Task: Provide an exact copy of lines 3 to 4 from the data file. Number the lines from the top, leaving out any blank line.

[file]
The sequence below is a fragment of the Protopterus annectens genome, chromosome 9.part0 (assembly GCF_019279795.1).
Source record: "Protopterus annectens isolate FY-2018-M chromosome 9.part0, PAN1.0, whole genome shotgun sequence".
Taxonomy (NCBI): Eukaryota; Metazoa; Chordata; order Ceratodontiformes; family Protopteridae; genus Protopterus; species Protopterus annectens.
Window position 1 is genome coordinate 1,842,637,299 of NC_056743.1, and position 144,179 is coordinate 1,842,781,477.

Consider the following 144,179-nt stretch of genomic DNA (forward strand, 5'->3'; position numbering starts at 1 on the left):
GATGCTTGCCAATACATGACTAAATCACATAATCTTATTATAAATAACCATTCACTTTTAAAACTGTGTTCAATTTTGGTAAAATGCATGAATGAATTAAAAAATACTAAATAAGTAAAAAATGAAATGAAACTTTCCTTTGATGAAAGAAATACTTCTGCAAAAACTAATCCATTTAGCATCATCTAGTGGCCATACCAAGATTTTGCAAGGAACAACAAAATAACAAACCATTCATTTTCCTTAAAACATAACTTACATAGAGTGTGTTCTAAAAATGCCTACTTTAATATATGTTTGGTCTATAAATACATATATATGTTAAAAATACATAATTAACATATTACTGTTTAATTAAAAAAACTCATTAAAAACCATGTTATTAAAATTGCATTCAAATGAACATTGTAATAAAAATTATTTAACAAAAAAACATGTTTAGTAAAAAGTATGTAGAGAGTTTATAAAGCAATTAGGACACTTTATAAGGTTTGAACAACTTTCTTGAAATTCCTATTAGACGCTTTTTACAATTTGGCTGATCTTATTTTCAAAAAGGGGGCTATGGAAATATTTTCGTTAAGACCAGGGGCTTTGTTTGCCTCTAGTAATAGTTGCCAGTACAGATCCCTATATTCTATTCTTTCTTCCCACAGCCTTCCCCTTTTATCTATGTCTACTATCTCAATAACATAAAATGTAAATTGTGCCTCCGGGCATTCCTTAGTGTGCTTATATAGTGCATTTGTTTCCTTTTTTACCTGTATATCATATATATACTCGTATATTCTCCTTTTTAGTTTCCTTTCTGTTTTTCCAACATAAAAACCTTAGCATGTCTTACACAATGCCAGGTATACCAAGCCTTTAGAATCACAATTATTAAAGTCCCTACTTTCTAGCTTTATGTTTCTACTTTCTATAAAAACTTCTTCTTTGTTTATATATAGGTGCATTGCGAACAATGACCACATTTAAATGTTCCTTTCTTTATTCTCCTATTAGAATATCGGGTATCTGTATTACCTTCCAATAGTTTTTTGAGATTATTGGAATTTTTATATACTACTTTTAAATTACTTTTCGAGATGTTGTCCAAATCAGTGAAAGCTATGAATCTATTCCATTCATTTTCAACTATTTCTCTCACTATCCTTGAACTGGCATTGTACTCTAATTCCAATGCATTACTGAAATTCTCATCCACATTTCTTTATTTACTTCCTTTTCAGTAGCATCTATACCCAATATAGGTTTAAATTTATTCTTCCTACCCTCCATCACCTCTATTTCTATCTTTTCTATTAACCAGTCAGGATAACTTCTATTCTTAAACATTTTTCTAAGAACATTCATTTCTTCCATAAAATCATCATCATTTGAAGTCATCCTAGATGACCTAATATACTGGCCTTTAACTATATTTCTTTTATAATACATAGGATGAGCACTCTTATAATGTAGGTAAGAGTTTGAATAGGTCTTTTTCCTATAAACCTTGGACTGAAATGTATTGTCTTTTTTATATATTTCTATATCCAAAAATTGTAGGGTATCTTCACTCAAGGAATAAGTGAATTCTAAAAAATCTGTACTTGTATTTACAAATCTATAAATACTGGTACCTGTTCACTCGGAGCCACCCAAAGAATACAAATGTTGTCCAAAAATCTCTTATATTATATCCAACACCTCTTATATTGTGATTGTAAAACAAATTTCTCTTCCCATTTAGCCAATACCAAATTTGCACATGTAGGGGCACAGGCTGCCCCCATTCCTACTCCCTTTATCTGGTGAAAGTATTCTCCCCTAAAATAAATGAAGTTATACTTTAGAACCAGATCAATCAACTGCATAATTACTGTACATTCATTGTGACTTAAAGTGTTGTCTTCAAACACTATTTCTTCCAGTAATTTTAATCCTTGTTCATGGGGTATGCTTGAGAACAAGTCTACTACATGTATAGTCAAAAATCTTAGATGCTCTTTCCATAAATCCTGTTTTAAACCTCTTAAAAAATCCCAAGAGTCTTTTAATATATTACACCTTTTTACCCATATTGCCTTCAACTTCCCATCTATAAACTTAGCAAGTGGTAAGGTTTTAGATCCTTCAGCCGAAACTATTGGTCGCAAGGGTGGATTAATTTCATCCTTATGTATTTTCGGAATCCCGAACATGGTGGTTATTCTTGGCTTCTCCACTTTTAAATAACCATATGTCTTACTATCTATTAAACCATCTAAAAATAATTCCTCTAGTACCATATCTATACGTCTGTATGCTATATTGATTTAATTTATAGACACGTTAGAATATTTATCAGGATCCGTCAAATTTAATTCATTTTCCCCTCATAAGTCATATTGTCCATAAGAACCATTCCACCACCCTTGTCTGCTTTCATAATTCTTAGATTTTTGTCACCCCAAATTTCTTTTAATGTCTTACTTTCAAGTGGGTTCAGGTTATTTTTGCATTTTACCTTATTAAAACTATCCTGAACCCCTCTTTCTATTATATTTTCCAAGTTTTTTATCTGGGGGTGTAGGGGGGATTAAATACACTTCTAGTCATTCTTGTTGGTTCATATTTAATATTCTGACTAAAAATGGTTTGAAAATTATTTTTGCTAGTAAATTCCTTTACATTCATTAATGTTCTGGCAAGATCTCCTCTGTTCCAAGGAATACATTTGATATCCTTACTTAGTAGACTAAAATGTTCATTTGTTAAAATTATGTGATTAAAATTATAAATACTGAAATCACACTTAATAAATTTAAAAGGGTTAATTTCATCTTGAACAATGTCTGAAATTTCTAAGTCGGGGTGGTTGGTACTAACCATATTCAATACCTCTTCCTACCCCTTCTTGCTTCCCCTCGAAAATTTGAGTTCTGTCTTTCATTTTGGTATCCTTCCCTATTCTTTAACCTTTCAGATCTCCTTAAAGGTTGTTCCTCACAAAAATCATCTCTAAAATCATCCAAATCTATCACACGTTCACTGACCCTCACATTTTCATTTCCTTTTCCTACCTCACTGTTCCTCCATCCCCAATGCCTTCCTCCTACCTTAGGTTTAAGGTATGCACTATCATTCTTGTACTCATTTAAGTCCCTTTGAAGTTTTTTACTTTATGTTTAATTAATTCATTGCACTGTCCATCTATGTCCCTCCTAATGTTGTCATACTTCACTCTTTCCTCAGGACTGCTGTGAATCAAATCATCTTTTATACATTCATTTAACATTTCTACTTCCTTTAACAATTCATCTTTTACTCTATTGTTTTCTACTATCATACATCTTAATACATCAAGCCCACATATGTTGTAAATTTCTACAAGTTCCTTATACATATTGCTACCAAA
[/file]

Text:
Taxonomy (NCBI): Eukaryota; Metazoa; Chordata; order Ceratodontiformes; family Protopteridae; genus Protopterus; species Protopterus annectens.
Window position 1 is genome coordinate 1,842,637,299 of NC_056743.1, and position 144,179 is coordinate 1,842,781,477.